He is the author of A Thomas Jefferson Education: Teaching a Generation of Leaders for the 21st Century, and The Coming Aristocracy: Education & the Future of Freedom.

Oliver is dedicated to promoting freedom through leadership education. He and his wife Rachel are raising their eight children in Cedar City, Utah.

 

Category : Aristocracy &Book Reviews &Entrepreneurship &Leadership &Mission

Is Government Broken?

October 26th, 2010 // 4:00 am @

Is our government broken?

More and more people think so. The current presidential administration makes periodic claims that we are in an economic recovery, but at the same time growth is still slowing and unemployment figures stay around ten percent.

With more American deaths in Afghanistan during the last week of July than any week to date, things seem to be deteriorating at home and abroad.

To make matters worse, few people believe that the opposing Republican Party has much more to offer than the Democrats.

With neither side poised to really fix things, few Americans have a lot of hope for the future of government leadership. Here a few of the issues vexing citizens.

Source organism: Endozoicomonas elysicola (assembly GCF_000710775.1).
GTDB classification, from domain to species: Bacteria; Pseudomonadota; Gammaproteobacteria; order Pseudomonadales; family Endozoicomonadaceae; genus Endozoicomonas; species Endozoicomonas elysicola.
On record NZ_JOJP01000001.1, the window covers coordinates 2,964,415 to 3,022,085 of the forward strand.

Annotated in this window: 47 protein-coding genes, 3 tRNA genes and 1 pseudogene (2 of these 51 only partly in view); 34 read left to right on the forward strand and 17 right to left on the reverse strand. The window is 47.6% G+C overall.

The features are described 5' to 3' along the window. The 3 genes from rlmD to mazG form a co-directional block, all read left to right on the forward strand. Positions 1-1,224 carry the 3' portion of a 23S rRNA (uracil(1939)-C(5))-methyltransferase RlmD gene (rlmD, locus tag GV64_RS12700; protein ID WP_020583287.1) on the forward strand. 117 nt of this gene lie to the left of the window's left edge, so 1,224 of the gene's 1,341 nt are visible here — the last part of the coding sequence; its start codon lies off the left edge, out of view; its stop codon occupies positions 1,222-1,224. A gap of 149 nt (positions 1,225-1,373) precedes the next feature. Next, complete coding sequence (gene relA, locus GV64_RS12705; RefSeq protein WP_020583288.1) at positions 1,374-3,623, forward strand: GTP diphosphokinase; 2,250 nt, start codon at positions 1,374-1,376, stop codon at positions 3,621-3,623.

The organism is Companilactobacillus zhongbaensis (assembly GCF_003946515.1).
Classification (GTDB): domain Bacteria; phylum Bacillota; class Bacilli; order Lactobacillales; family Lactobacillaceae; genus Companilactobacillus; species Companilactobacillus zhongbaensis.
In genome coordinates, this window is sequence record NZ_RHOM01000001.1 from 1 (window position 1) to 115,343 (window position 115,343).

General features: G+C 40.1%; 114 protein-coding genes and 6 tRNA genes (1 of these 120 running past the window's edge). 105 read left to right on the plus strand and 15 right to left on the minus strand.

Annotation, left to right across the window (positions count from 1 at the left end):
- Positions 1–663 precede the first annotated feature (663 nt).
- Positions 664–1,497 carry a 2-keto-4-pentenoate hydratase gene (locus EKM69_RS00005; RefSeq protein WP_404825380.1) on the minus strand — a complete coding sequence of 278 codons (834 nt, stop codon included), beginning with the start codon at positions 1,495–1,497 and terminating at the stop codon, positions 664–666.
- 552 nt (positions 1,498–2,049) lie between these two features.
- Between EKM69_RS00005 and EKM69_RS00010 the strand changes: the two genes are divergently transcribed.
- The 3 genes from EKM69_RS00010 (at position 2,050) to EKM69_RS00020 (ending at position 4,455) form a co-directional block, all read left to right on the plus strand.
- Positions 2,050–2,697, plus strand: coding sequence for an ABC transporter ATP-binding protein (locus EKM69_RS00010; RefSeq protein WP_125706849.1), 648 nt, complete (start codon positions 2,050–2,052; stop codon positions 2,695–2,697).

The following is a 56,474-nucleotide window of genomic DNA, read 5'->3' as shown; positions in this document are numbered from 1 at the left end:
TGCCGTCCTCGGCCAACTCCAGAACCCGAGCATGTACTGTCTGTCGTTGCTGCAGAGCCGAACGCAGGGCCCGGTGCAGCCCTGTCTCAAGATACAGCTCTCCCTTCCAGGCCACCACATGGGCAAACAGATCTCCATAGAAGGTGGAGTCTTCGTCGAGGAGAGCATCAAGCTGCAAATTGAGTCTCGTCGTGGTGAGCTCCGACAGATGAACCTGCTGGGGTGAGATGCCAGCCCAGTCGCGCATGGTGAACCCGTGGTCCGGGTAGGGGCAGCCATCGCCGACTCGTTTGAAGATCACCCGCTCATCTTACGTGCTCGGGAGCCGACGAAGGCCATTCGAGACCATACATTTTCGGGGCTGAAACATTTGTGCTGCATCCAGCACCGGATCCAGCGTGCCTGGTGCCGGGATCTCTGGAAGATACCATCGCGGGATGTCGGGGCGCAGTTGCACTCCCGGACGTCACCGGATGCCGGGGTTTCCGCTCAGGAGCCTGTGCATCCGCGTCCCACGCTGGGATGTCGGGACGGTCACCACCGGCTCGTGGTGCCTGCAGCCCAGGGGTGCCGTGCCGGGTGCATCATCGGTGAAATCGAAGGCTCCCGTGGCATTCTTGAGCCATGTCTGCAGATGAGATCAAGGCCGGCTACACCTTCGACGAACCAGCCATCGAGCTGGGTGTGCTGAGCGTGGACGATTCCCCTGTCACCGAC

A Missing Recovery

First, even though many politicians have been claiming that we are experiencing an economic recovery, it doesn’t feel like it to most Americans.

The Obama White House doesn’t seem very friendly to small business.

Most of the entrepreneurs and businesses who do hold cash aren’t about to hire or expand in an environment where their taxes and regulatory burden could be increased at any point by an unfriendly Administration.

Ironically, Washington is responding by promising to increase taxes and regulations. Understandably, those who hire are skittish.

Treasury Secretary Timothy Giethner said in July that we’ve reached a point where private hiring—rather than government spending—is the answer to economic growth.

But until the government starts supporting small business, and as long as it refuses to incentivize free enterprise, the economy will struggle.

Author Arthur Brooks argues that the nation is 70% in favor of free enterprise and about 30% opposed, but that the 30% are in charge.